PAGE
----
Oklahoma Applies Behavioral Economics to Child Care

The state's welfare agency tried new strategies to help parents and child care providers avoid an interruption in benefits.
by | February 9, 2016
(AP/Rebecca Blackwell)

In Oklahoma, about 39,000 households receive government subsidies to pay for child care. Surprisingly, about two-thirds don't renew their benefits on time. It creates added work for everyone -- from the caseworker, who has to re-interview and reverify the parents' eligibility, to the child care provider, who can experience an interruption in payment.

So a couple of years ago, the Oklahoma Department of Human Services decided to do something about it. They partnered with MDRC, a social policy research organization and a federal contractor, to try three "nudge" experiments, or small interventions that can encourage people to make better decisions. For the past six years, the U.S. Administration for Children and Families (ACF) has funded several projects in seven states to apply the principles of behavioral economics in welfare programs. Now, Oklahoma was applying it to child care subsidies.

Officials tried simply sending reminder postcards to clients. The rate of on-time renewals, however, was virtually the same for those who received postcards and those who didn't. "We weren't really surprised," said Charles Pruett, who manages the child care assistance program for the Oklahoma Department of Human Services. It would be easy for a parent to overlook the renewal notices, he added, since "we mail them stuff all the time."

The nudge experiment that had the clearest positive impact focused on mailing monthly notices to child care providers who listed clients nearing their renewal deadlines. The lists were color coded: green for two months from the deadline, orange for one month and red for three weeks. Providers were instructed to discuss the deadlines with their clients and offer assistance in collecting necessary documents, such as pay stubs.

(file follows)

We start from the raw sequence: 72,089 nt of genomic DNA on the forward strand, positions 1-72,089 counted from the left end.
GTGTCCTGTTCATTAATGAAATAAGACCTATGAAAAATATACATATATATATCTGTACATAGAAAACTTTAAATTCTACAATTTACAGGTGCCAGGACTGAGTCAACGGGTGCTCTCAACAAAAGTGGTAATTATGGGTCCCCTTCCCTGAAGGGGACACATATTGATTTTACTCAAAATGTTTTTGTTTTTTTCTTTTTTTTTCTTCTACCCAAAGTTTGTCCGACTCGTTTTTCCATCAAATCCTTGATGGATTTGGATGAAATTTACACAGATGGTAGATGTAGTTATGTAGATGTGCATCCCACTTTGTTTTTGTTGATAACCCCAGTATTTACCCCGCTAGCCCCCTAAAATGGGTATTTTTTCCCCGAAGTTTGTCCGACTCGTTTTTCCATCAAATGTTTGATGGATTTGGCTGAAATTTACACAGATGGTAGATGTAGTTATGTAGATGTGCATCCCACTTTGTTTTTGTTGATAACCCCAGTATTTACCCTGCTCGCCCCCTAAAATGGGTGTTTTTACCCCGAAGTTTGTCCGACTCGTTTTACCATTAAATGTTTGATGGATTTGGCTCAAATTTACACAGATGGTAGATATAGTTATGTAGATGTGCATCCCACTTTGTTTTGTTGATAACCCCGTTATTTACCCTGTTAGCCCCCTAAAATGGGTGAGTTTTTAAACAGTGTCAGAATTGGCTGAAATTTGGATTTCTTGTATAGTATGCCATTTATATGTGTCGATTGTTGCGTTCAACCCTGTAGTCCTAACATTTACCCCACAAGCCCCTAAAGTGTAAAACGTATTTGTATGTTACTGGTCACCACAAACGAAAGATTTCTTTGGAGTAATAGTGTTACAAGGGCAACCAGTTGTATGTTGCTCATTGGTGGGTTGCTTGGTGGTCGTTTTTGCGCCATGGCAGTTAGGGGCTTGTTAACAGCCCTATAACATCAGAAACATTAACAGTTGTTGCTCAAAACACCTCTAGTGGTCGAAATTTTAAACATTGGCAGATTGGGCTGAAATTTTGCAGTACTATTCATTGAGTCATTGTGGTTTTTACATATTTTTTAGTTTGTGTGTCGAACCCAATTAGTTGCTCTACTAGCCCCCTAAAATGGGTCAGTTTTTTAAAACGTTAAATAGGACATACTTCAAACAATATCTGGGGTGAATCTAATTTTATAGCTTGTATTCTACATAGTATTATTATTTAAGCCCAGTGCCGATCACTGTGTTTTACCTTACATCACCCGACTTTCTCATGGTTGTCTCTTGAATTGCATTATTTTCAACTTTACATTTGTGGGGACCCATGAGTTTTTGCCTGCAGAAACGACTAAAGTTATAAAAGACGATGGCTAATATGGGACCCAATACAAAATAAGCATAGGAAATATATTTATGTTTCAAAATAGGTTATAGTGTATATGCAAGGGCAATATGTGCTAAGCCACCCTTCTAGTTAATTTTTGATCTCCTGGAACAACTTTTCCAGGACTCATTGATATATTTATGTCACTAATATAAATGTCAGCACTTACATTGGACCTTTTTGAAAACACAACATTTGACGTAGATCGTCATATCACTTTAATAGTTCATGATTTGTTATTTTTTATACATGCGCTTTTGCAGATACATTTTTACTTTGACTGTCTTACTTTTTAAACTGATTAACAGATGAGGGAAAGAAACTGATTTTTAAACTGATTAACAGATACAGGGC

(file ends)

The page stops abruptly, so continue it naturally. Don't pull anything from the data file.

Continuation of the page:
MDRC also set up a control group of clients who didn't receive postcards and whose providers didn't receive the reminder mailings about upcoming client deadlines. The clients whose providers knew about the renewal deadlines saw a 3 percentage point increase in on-time renewals. While that's relatively small, on a statewide scale that would translate to roughly 1,000 families a year avoiding an interruption in their benefits. "Of course, we hoped it would be more than that," said Pruett. "But we still consider it a success."

 

Modest impacts appear to be the norm among the series of nudge interventions funded by the ACF. The first to report results was a project involving incarcerated parents in Texas who could avoid mounting debt by opting out of child support payments while in prison; an intervention resulted in an increase of 11 percentage points in those opting out, but the majority of eligible prisoners (about 61 percent) still did not participate. With the Oklahoma child care subsidy experiment, the 3-percentage-point increase "wasn't earth shattering," said Alexander Mayer, a researcher with MDRC, "but the real advantage to these interventions is that they're low cost and scalable."

Indeed, the results have been positive enough that the ACF announced last September it was contracting with MDRC for five more years of behavioral interventions in human services. That's in addition to $4 million the agency awarded in 2014 to seven states and the District of Columbia for pilot projects that use behavioral economics at state child support agencies.

And the Obama administration isn't the only funder interested in nudge experiments to help the public sector. Last year, Bloomberg Philanthropies announced a separate initiative called What Works Cities, which focuses on data-driven performance management and pays for technical assistance from the Behavioral Insights Team, another firm that specializes in applied behavioral economics.

Despite the pilot's success, however, the Oklahoma Department of Human Services is not continuing with the color-coded monthly mailers to child care providers. Instead, Pruett said the department plans to share the same basic information about upcoming renewal deadlines through a data portal where child care providers will be able to check when clients are close to losing their benefits. The cost of mailing the notices statewide would have been about $30,000 a year, according to MDRC estimates. The state would prefer to save money by providing the same information electronically, Pruett said.